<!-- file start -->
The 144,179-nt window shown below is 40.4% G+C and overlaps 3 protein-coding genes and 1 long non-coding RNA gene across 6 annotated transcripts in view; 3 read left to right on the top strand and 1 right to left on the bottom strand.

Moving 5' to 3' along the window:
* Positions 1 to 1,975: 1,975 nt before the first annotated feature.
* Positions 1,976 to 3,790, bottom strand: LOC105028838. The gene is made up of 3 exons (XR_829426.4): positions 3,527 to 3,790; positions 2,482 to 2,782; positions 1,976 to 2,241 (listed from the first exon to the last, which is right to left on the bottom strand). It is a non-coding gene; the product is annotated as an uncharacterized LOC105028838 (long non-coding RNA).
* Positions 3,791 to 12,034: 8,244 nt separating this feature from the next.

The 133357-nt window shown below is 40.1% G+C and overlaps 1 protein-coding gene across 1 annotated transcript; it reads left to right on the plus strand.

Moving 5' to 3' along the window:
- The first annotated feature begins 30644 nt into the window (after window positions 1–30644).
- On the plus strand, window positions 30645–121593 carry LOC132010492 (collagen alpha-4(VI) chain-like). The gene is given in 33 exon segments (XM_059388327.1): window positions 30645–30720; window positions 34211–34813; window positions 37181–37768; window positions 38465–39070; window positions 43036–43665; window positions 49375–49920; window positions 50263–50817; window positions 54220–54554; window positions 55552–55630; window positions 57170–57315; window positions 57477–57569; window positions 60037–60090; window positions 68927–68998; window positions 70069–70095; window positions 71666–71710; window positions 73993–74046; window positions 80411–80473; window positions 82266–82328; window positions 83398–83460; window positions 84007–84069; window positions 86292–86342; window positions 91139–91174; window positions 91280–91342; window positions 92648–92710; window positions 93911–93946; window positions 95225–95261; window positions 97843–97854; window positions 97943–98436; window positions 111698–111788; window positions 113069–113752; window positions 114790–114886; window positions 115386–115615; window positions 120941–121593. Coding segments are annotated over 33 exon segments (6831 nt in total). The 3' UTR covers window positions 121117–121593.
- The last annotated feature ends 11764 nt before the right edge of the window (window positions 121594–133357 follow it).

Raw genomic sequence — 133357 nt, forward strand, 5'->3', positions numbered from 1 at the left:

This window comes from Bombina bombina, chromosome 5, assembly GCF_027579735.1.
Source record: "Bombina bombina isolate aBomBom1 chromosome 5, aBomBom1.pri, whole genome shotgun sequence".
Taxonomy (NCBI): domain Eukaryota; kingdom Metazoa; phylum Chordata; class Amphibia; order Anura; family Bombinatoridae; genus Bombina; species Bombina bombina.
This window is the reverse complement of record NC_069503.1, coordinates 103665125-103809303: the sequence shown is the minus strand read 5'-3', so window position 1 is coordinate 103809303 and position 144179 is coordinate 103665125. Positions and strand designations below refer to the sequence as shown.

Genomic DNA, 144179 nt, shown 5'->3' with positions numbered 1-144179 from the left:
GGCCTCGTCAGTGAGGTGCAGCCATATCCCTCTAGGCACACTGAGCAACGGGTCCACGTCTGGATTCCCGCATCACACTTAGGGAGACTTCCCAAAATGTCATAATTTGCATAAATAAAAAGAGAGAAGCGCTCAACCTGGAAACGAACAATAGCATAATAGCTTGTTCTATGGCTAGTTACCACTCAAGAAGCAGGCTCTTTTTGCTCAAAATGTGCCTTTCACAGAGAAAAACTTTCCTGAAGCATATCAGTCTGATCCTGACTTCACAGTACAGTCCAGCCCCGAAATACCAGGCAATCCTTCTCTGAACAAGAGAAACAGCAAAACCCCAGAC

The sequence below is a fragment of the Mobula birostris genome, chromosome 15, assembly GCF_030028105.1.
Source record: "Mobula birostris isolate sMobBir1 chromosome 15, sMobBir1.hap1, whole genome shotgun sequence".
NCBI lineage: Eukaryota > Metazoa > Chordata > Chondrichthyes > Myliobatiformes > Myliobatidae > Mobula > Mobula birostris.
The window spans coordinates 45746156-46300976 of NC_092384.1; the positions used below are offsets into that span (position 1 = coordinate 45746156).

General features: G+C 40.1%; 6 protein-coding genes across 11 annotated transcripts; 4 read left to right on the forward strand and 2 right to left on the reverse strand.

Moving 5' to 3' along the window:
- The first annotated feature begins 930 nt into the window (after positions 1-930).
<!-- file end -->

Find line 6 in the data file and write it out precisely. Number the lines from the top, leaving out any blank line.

The 133357-nt window shown below is 40.1% G+C and overlaps 1 protein-coding gene across 1 annotated transcript; it reads left to right on the plus strand.